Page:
Creating Wealth Has Never Been So Easy. Or Difficult.
By Alex Biles, University of Michigan
“Oh, get a job? Just get a job? Why don’t I strap on my job helmet, and squeeze down into a job cannon and fire off into job land, where jobs grow on jobbies!” — Charlie Kelly
Welcome to post-college, the land of diminished expectations. Who knew that upon receiving your diploma, you would be trading in your dignity for enough time to throw regular funerals for your social life (nobody shows up). It’s a precarious place where frustration is bountiful, and income, scarce. If you’re like many recent college graduates, you’re far from a career track, likely attempting to make ends meet through part-time or temporary work — hardly enough to survive on your own, let alone in a large city. As Time reported earlier this year, a study conducted by consulting firm Twentysomething, Inc. found that 85 percent of college graduates will move back in with their parents. The level of unemployment for recent college graduates in 2011: above 50 percent.
There’s surely a connection between this lack of opportunities for the under-25 crowd and the currently anemic job market, but more broadly, this is a reflection of the job market itself. The job market of today is far removed from that of our parents’ when they were our age. And the difference starts from where jobs come from.
Startups today are increasingly, if not, overwhelmingly tech-based, and unlike their counterparts of yesteryear, derive most of their content creation and value from outside the firm via crowdsourcing. Due to their decentralized structure and plummeting overhead costs courtesy of the Internet, few new firms see the necessity of hiring thousands of workers.
Research from the Kauffman Foundation found that startups throughout the 1990s launched with an average of 7.5 jobs, compared to 4.9 jobs in 2009. The study’s co-author, E.J. Reedy, adds, “Not only are these businesses starting out smaller than their predecessors, they are staying smaller. Cohorts of businesses rarely add jobs in the aggregate as they age. A cohort’s initial level of employment is likely the maximum number of jobs it will provide over its lifetime. Thus, falling contributions of jobs at new businesses will be felt in the U.S. economy for years.”
Take Facebook and Twitter, for instance. Founded in the 2000s, they have become two of the most popular web services on the globe, with hundreds of millions of active users. Yet here’s the kicker: the companies employ 2000 and 600 people, respectively. And this trend hardly seems to be a fad. For aspiring entrepreneurs, providing goods and services online is the way to go. The barriers to entry in the brick-and-mortar arena of the service sector are simply too high, whether it’s finance or retail.
These barriers to entry and enhanced capabilities for overcoming them on the Internet have had a substantial effect on fueling the current startup wave, captured so elegantly by 2010’s The Social Network. I mean, fuck it. If I can’t find a fulfilling job, why don’t I create my own?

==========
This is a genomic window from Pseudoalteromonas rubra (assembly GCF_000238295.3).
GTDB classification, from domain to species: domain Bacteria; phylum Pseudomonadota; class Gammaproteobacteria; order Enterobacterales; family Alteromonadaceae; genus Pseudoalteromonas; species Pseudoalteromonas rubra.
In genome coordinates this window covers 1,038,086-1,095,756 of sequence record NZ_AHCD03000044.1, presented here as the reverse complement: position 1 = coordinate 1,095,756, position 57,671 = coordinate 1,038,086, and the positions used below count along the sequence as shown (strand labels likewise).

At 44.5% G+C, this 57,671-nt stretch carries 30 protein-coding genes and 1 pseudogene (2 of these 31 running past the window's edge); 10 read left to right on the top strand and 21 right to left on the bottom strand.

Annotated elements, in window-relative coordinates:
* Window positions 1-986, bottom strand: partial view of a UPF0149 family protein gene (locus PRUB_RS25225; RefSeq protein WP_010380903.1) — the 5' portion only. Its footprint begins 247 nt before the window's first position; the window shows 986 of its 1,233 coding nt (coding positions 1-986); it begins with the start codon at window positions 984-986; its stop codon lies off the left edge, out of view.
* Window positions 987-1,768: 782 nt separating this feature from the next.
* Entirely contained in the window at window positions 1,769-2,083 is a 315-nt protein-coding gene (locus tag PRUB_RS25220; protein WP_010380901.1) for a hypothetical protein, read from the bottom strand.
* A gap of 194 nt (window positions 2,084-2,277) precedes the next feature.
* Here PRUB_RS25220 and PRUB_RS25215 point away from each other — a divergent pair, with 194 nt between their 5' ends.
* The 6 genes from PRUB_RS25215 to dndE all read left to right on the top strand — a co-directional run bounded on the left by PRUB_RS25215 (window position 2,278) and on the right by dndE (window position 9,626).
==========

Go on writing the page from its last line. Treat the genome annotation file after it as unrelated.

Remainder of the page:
Personally, I love the idea of my peers launching startups at increasing rates. Entrepreneurs solve problems and their combination of ruthless dedication, coupled with risk tasking, ultimately provide unparalleled opportunities for enhancing our collective standard of living.
Problem solving and modern-day conveniences are some of the perks of entrepreneurial risk taking, and with the Internet’s lowered barriers to entry, the incentives for entering the market are all there. On the other hand, an increase in risk taking will likely end in more failures.
This creates the specter of a startup bubble, a possibility that fellow New Student Union co-founder Alex Schiff has commented on, and one that I won’t take the liberty of expanding on here. However, the reduced operation costs for online startups only serve to boost the allure of starting an Internet-based business, even if the viability of that business is lower than a comparable brick-and-mortar firm. There’s simply much less to lose. And the cleanup is much easier, too. When K-Mart goes out of business, communities witness blight in the form of white elephants lining their avenues. When genericstartup.com goes out of business, it’s mostly server space that has to be cleared.
That said, the changing nature of the firm has not manifested itself in the form of significant productivity gains. In fact, non-farm productivity in the U.S. is declining. This startup wave, unlike industrial revolutions past, does not appear to be transforming our economy for the better in terms of employment numbers. When we think of the greatest innovations of the 2000s, tech-based contraptions like Facebook, Google, smartphones, the iPod and the Amazon Kindle come to mind. Yet, none of these new school specimens has created many jobs. George Mason University economist Tyler Cowen explains, “The decade in which we have had the Internet, macroeconomically, has been our most miserable decade since the 1930s.” In spite of our apparent affluence derived from the seemingly never-ending assembly line of high-tech gadgets, we have hit a major bump in the road (of course there are numerous external factors that this piece is not addressing).
What this creates is an interesting duality. With reduced barriers to entry, lowered overhead costs, diminished risk and inexpensive imported computers, the ideal of the American entrepreneur has never been more accessible to the masses. And yet, the rising tide of changes that granted us these opportunities has not lifted the boats for all. Never has it been so easy — or difficult — to create wealth. In the meantime, where are all the job cannon entrepreneurs?